For my usage, the keyboard is too small to touch type, and to get on the internet through my wrt54g I had to change to channel 11 (that took some serious googling to find) but otherwise I have no complaints. It can't replace my serious work machines, but for browsing the web, checking email, messing around with the camera (as you see above), and playing Tam Tam, it rocks. I'll keep playing with it and pushing it to its limits and make some more reports, but for now I'm a pretty happy camper.

Thursday, January 3, 2008

Blogging in the Shadows

A while back I set out to find some embedded systems/firmware bloggers. I had hoped to find something as thought provoking, clever, and interesting as Joel on Software, or Stevey's Drunken blog rants. I didn't find anything that great at the time, but with a nod in my direction (thanks!!), Benoit has posted a whole slew of interesting blog entries in the past few weeks.

I haven't had time to read them all, let alone respond, but I wanted to say something. I had no idea that Canada had a ring ceremony for engineers. How cool is that? The awesome Kipling poem made me all misty eyed. I loved the song about the bubble too. I have a cousin from the Bay area who has started two companies and, though not really anything like what's described in this song, ever since his first company I've talked to him and read about that whole world with interest. Hilarious song.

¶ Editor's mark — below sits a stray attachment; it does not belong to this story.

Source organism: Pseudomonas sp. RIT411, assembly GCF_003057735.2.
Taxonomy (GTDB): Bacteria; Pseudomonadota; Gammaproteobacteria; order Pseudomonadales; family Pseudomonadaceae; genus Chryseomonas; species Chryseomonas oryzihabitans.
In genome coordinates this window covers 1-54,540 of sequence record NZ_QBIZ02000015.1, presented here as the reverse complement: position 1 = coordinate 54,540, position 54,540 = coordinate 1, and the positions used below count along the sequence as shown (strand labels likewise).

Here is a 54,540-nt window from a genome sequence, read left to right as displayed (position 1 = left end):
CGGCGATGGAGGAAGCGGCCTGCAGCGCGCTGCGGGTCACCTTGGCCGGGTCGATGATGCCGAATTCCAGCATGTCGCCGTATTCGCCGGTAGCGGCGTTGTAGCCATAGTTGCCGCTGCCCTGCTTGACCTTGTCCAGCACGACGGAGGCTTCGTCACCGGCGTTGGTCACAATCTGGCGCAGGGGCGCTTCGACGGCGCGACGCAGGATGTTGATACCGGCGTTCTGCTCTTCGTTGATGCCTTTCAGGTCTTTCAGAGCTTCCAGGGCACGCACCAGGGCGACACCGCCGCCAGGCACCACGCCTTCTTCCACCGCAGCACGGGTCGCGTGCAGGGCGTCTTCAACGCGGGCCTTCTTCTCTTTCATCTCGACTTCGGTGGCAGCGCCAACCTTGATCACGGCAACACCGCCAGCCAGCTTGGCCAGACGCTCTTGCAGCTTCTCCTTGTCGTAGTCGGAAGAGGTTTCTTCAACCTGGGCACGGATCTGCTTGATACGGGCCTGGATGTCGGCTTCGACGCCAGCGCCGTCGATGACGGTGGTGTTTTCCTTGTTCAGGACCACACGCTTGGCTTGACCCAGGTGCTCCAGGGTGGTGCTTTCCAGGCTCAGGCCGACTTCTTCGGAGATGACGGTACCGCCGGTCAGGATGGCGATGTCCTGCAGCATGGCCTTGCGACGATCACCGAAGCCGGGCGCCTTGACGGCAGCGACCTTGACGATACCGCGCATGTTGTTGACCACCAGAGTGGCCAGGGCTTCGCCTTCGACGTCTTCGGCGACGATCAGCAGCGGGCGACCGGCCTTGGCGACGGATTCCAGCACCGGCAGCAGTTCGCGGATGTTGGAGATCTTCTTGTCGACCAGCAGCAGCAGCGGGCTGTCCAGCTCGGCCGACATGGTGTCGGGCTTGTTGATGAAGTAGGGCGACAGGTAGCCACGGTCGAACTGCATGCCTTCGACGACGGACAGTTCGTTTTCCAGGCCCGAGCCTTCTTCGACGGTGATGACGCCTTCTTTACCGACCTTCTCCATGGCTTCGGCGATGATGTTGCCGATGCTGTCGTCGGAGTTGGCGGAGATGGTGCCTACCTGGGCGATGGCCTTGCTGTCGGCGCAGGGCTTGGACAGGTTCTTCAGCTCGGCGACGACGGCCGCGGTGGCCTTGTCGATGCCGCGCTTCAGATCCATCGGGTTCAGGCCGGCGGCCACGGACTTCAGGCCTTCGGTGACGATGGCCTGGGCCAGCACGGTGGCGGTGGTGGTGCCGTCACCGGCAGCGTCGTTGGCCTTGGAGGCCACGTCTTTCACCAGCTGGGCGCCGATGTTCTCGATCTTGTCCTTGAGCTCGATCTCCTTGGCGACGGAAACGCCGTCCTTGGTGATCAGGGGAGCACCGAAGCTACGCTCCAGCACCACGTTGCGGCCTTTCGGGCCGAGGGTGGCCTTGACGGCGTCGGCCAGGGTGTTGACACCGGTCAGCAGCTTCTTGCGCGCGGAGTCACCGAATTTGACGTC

I also totally agree that for some reason, even though I love the low-level stuff that I work on, there just isn't that much exciting to talk or read about in the field for some reason. So what would I like to read about? I'll have to think about it.

Off the top of my head, I think a lot of the buzz in the non-embedded world comes from the fact that you can easily try a lot of the cool stuff out at home for free. Is there any substance behind all this talk about Ubuntu Linux? Download it and try it out. Interested in this Ruby on Rails thing? Download it and run through the tutorial. Python? Java? Haskell? Ocaml? All free, with extensive tutorials included. The latest web-based gizmo from Google, or Yahoo!, it's free too. Anyone can try it and write their 2 cents on the matter. The conversation thrives.

In the embedded world, not so much. A commenter gave some examples of exciting things in the embedded world, but they kind of sit there as meaningless marketing speak or vaporware if I can't test drive them myself. How about it Greenhills? Your website still looks like it was designed in the '90s. Have you ever heard of a free download? Maybe even just a screencast?

One other difficulty in getting a good conversation about embedded development going is that we all work on very different systems. Where everyone else in the world develops for Intel processors running either Windows or Linux, we embedded people are all working on custom-made, one-off systems, writing very customized software. Not many general purpose application frameworks that excite a large crowd of energetic geek bloggers are going to fall out of what we do. Will they?